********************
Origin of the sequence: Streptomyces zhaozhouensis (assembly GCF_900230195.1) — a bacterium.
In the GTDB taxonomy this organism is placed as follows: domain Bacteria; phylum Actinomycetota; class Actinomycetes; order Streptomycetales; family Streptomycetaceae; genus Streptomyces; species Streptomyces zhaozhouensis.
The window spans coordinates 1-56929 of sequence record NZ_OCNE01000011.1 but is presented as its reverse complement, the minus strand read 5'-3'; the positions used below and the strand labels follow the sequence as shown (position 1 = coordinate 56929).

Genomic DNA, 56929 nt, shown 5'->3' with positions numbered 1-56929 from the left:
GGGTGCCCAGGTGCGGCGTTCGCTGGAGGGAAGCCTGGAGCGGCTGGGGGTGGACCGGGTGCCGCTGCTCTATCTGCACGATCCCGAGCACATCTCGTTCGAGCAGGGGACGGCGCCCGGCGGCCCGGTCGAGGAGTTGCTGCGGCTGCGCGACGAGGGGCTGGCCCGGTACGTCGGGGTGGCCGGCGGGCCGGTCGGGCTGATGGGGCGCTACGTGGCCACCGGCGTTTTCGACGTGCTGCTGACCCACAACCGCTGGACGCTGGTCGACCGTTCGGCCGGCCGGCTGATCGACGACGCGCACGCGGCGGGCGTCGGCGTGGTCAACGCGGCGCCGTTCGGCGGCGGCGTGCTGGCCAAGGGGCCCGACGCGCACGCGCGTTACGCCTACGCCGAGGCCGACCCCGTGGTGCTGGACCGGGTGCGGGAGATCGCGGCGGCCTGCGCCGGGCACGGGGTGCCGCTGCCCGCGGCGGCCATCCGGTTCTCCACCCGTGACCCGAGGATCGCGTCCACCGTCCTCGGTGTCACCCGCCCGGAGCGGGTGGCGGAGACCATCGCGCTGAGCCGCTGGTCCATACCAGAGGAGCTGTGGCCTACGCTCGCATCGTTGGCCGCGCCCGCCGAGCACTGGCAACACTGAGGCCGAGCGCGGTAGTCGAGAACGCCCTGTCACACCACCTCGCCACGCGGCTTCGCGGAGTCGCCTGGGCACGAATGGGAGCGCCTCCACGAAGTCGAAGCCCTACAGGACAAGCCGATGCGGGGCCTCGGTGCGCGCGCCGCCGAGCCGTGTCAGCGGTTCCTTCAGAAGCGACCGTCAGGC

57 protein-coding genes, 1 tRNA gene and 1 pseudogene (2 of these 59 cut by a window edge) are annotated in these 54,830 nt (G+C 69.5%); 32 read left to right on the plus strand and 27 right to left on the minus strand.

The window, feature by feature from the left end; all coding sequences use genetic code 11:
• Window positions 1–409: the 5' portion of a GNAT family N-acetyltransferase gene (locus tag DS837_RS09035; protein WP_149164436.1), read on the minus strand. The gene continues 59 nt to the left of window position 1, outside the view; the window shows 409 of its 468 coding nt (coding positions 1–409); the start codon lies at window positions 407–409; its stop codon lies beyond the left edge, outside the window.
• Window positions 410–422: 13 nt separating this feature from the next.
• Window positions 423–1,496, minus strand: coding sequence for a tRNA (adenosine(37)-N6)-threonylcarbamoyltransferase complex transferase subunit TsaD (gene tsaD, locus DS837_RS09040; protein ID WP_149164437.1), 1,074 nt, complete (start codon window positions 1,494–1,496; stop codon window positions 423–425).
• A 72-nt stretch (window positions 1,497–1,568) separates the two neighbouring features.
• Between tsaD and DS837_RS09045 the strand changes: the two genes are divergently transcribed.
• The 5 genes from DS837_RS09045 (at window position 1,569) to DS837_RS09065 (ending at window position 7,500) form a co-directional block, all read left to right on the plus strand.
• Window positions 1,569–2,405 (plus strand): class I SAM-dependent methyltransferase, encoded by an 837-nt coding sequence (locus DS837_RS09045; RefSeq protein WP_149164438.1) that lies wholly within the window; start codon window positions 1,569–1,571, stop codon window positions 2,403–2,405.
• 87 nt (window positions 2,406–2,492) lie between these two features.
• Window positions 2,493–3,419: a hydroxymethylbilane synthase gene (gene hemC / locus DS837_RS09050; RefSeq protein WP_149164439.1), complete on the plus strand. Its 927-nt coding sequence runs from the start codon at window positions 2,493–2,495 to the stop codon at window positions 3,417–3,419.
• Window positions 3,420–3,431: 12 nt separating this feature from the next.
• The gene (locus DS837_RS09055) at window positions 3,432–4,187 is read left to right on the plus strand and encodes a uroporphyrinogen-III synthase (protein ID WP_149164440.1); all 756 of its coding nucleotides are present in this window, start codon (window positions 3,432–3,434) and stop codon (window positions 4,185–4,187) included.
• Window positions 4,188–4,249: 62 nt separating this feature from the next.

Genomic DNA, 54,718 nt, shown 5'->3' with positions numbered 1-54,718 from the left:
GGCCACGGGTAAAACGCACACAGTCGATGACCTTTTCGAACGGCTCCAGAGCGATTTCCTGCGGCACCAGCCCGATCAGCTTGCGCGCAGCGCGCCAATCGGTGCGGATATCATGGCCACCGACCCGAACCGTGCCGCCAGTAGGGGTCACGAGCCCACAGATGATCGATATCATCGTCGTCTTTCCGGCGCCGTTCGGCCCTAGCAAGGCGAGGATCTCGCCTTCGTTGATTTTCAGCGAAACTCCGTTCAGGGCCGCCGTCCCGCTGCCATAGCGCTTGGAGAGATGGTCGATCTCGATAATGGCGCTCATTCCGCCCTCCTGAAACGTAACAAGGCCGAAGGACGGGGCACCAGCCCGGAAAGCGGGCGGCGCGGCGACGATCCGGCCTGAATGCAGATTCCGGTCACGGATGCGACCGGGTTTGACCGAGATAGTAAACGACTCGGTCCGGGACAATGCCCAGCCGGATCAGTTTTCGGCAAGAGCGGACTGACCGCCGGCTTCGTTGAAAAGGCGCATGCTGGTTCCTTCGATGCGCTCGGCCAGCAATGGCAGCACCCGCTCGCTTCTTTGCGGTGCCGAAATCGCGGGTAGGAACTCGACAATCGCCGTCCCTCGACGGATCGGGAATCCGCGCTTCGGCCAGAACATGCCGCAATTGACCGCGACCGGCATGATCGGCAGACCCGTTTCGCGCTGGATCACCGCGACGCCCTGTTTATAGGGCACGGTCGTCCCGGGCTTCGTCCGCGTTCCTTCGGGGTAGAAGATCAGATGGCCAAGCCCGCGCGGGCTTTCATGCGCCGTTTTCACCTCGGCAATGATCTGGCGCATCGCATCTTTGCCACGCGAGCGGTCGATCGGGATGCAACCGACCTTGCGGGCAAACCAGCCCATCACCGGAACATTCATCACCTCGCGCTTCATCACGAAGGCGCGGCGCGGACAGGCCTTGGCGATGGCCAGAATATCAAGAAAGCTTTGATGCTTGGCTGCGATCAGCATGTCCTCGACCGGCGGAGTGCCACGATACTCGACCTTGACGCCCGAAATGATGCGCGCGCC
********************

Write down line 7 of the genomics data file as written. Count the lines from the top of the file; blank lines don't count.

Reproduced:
The window, feature by feature from the left end; all coding sequences use genetic code 11: